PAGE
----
Charles, if those dings and scratches were earned in the line of duty, then they only add to the character of the instrument.
My first dulcimer was an Applecreek teardrop. In 2008 my wife bought it for my birthday. She was a middle school art teacher and she saw it in a catalog of classroom musical instruments. I had never seen anything like it before, 4 strings?...why are only two close together?... what the heck is the wooden stick for? Thank heavens for the internet! I found the "Everything Dulcimer" website and Ken Hulme's article "I Just Got A Dulcimer-Now What?" and I was on my way. Shortly afterwards I found this site, Strumelia's blogs and Robin Clark's video lessons were invaluable. My Applecreek is now hanging proudly on my wall, frets a bit worn, a few dings and scratches.
After playing Erin Roger's dulcimer after a Scenic Roots concert, I had to find one! My parents moved from Kansas to Missouri, and live in a town between Branson and Springfield. For my birthday, my mom surprised me by taking me out and we stopped by this little music shop called Cedar Creek Dulcimers...
A Jenny Wiley dulcimer we got for the family to learn. I played trumpet and a little piano years ago and my wife played guitar. We haven't taught the kids either but we way this at a festival and figured it would work well in the homeschooling curriculum. My son is playing it now.
I still have my first dulcimer, though I don't play it very often. Still, I can't get bear to part with dear Rosa.
When I decided to buy a dulcimer I checked all the local music stores. None sold dulcimers. But one told me (on perhaps my fourth or fifth inquiry) that they sometimes stock one or two. About a month later there was one on the shelf, but it was unplayable. I could tell it was cheap and crappy and what some would call not an instrument but a "dulcimer shaped object." So I began scouring the internet for luthiers who were nearby. I found one --Johny Nicholson of Unicorn Woodworks--whose phone number indicated he was in Northern California. But when I called it turned out that he had moved to Idaho. I was stumped, for I wanted a decent dulcimer but I was afraid to buy one without seeing and playing it first, and on the west coast, dulcimers are few and far between. But when I explained all this, Johny told me that he still bought his wood from a shop in Berkeley, meaning twice a year he drove his little car along the highway a few miles from my house. So on his next trip, we made a date. I literally met him off the highway, where he got out of his car and opened his trunk, revealing not a bunch of illegal drugs, but three dulcimers. I chose the one with the rosebud soundholes, partly because the mahogany back and sides made it the least expensive of the three. But I played them all, enough to know that the intonation was good, the sustain was great, and this was a real instrument and not a mere collector's item.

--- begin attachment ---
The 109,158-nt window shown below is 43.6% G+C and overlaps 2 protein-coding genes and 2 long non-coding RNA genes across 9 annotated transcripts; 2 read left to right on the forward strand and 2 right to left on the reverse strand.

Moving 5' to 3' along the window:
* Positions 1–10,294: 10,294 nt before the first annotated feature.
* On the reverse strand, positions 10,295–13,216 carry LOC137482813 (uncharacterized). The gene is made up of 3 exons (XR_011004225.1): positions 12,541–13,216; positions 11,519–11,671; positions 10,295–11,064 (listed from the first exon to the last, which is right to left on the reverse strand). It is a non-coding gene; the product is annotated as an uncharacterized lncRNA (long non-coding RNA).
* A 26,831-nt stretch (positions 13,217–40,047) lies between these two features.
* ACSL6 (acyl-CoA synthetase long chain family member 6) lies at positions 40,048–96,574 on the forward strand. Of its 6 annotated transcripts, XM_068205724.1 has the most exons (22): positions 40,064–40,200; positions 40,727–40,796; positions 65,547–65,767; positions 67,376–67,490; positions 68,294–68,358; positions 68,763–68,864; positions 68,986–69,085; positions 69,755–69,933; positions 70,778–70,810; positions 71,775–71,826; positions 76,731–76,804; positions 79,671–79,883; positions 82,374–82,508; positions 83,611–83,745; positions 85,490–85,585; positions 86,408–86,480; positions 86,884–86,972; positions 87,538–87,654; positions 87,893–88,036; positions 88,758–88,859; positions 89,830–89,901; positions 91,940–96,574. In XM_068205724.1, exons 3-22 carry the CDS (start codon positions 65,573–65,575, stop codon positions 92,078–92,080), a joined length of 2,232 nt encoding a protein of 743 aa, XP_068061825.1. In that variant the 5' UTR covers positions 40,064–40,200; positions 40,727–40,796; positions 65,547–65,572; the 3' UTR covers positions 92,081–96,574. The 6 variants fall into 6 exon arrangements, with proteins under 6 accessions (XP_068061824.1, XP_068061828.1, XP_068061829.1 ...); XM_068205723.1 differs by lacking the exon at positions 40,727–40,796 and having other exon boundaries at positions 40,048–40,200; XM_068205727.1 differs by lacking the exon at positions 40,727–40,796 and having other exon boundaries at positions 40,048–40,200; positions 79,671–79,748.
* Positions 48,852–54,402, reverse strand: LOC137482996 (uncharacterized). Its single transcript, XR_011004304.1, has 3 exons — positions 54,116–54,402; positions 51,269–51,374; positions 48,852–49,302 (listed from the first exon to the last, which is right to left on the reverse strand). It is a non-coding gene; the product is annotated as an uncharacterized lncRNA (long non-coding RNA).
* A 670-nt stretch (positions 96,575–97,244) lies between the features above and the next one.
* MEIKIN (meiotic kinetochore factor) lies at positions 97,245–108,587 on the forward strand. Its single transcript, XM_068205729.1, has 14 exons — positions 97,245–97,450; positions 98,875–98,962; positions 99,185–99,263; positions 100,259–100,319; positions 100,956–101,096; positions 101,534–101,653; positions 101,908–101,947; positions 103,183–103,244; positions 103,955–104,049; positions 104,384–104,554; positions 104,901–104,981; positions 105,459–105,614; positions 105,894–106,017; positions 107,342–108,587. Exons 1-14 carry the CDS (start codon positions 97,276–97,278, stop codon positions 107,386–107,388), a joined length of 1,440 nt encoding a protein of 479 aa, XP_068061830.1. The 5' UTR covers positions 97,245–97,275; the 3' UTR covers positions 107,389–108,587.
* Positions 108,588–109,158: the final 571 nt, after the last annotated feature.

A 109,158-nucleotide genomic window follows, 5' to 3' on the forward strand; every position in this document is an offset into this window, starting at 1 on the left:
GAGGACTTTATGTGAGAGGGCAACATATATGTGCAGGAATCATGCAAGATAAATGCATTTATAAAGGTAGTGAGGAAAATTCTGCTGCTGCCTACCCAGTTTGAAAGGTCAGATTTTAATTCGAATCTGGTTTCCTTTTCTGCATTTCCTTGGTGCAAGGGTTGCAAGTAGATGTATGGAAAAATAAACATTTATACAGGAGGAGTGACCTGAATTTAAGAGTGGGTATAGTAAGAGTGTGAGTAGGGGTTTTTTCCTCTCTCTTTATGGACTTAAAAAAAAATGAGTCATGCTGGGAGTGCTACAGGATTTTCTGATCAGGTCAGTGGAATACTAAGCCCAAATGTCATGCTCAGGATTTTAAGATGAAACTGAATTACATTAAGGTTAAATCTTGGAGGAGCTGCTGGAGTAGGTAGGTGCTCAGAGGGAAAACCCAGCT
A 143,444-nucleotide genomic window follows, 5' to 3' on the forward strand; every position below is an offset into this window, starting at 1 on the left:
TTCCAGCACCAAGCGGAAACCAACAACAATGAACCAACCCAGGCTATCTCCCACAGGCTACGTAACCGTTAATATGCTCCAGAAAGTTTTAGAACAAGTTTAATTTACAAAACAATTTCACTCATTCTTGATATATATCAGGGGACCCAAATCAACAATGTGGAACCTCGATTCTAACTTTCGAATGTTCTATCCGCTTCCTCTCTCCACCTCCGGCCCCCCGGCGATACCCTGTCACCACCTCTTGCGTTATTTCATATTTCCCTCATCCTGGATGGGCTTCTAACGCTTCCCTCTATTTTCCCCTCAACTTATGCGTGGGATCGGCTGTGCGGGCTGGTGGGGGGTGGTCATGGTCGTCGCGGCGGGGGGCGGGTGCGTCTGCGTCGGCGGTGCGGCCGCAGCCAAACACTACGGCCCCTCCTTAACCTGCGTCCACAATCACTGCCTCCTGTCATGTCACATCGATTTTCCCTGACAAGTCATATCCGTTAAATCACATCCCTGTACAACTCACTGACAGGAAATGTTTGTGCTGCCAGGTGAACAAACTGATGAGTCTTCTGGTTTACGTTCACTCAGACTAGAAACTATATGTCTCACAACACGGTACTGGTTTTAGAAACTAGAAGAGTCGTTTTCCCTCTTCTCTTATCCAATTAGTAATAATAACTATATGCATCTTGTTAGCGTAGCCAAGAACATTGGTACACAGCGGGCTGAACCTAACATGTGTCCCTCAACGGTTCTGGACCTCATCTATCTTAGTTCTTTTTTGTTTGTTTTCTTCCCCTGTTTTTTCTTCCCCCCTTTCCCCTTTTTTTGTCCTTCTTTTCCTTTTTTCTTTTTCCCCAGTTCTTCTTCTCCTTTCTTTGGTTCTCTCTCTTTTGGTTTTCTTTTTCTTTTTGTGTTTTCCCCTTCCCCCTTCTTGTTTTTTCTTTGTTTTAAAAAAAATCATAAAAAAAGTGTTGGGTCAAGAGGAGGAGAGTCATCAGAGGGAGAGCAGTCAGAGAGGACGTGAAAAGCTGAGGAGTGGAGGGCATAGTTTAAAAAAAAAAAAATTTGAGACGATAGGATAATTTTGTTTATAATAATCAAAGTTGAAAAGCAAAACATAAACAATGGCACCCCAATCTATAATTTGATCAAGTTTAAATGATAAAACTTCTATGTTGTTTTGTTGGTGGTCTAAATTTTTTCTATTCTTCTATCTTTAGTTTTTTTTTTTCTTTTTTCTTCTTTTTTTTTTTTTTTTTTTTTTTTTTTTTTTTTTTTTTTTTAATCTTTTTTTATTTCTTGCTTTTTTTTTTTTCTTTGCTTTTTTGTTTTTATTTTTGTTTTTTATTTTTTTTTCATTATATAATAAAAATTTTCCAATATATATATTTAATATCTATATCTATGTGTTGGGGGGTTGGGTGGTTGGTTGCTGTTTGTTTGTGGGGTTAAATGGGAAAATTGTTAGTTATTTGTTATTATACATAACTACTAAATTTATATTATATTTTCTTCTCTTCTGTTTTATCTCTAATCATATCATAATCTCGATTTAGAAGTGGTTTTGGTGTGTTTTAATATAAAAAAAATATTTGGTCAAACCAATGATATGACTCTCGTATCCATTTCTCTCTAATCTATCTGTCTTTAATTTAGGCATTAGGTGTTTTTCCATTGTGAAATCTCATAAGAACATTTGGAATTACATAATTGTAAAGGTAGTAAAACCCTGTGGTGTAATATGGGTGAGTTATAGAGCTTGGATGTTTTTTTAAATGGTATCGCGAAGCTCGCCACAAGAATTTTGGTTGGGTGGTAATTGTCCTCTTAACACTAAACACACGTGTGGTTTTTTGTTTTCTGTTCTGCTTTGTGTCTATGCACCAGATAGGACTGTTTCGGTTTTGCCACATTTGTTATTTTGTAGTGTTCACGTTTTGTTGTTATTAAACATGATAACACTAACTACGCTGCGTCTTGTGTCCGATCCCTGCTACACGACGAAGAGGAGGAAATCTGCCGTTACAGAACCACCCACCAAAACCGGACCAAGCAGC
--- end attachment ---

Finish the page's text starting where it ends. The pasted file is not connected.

On my drive home I propped the instrument up in the back seat so that I could see it in the rear view mirror, even though I had also bought a soft case. But I was so eager to play, I couldn't complete the 20-minute drive home. I pulled off the highway and into a fast food joint's parking lot, jumped in the back seat, and started to play. In the three or four months from the time I first saw a dulcimer on YouTube to the time I bought my sweet Rosa, I had watched Bing Futch's demonstration of "Rosin the Beau" so much that I was able to play it (not very well, of course) from memory that very first day!